Kroger entered the Richmond grocery market ten years ago in 2000 with the purchase of twenty Hannaford stores. Since opening the store in Short Pump at Brookhollow Center, a variety of new grocers have come into the West End. Kroger plans to step up their game with a new 91,000 square foot store to replace […]
Kroger entered the Richmond grocery market ten years ago in 2000 with the purchase of twenty Hannaford stores. Since opening the store in Short Pump at Brookhollow Center, a variety of new grocers have come into the West End. Kroger plans to step up their game with a new 91,000 square foot store to replace the original, to open on July 29 across from Short Pump Town Center.
The new store, almost double the size of the current 52,000 foot location, will feature a Seattle’s Best Coffee, cafe/bistro area with seating for customers to enjoy prepared foods a la the Ukrop’s Cafe at Martin’s, plus a drive-through pharmacy. Customers can also enjoy wine by the glass at the store’s wine bar, where wine and cheese pairing events will take place regularly.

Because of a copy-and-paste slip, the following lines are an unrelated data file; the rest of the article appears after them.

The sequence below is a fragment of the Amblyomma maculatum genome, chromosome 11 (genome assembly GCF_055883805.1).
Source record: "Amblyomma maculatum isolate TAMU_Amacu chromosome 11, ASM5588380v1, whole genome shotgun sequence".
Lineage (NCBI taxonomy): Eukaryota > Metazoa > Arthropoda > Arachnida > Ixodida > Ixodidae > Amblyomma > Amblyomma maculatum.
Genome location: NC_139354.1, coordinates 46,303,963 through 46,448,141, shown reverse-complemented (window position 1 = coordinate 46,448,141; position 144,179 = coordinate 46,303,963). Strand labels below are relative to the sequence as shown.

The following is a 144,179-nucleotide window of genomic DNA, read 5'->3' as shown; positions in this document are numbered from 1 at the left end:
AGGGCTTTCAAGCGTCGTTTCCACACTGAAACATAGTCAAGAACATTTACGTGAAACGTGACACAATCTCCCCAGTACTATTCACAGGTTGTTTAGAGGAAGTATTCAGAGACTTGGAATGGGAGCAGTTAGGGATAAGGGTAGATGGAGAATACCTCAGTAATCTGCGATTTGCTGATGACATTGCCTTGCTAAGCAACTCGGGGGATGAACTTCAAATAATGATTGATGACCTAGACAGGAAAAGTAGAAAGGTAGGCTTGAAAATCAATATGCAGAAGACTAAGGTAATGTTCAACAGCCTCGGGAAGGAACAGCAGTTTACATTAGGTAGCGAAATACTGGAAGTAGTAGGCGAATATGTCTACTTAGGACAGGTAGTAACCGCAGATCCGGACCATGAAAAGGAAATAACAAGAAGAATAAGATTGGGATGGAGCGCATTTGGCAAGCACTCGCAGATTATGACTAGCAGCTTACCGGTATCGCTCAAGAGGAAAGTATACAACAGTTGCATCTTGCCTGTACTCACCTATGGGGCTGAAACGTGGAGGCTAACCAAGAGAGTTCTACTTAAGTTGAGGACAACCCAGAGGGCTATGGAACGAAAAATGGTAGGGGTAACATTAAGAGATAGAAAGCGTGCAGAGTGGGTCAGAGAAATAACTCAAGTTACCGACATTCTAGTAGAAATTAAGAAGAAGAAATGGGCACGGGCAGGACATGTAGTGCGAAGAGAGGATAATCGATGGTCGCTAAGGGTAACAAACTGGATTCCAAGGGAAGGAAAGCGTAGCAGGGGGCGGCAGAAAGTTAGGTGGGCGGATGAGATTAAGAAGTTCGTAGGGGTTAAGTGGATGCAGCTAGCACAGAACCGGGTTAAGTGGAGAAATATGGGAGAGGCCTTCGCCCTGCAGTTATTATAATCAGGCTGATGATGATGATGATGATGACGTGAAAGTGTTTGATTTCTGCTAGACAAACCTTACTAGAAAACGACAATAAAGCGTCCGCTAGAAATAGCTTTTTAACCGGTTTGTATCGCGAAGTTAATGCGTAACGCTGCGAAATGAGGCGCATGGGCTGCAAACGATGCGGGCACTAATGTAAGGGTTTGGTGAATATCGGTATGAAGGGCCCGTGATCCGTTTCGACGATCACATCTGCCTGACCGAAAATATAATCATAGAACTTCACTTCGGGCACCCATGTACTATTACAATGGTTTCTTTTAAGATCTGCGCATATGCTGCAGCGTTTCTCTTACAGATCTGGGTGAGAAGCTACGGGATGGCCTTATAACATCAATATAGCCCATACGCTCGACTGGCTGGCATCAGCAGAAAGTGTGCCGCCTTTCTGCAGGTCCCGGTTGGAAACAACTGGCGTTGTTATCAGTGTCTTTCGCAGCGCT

“This is truly a result of the feedback we’ve received from our customers about what they want out of the shopping experience,” said store manager Alice Jones, who also runs the current Brookhollow store that will close July 28.
Absent from the new store is a fueling station, which have been added to many locations recently. Zoning didn’t allow for the construction of station.
“If you go through our Richmond locations, you can see our evolution over even just ten years,” said regional manager Joe Antolini, noting the significant changes in the new Short Pump store. ”Richmond is also a test market for a lot of things [within the company],” he continued. “The decor package you see in the store was tested in only two locations nationwide, one of which was our Swift Creek store here in Richmond.” The new store features a rich earth tone palate that Jones describes as “calming.”
Antolini says the new store is one of the company’s greenest. The ceiling is filled with skylights that allow an abundance of natural light into the store. “If you come in on a bright, sunny afternoon, you’ll notice that about half the store lights are off, but it has this nice, natural light.” Sensors will automatically turn off up to half of the store’s lights when enough candle power comes through the skylights during the day. The frozen food aisles will also have sensors that only turn the casing lights on when customers are in the aisles. The store’s concrete floors can be cleaned with water only, eliminating the need for caustic chemicals that tile or linoleum surfaces require.
Photos of the store’s progress can be seen below.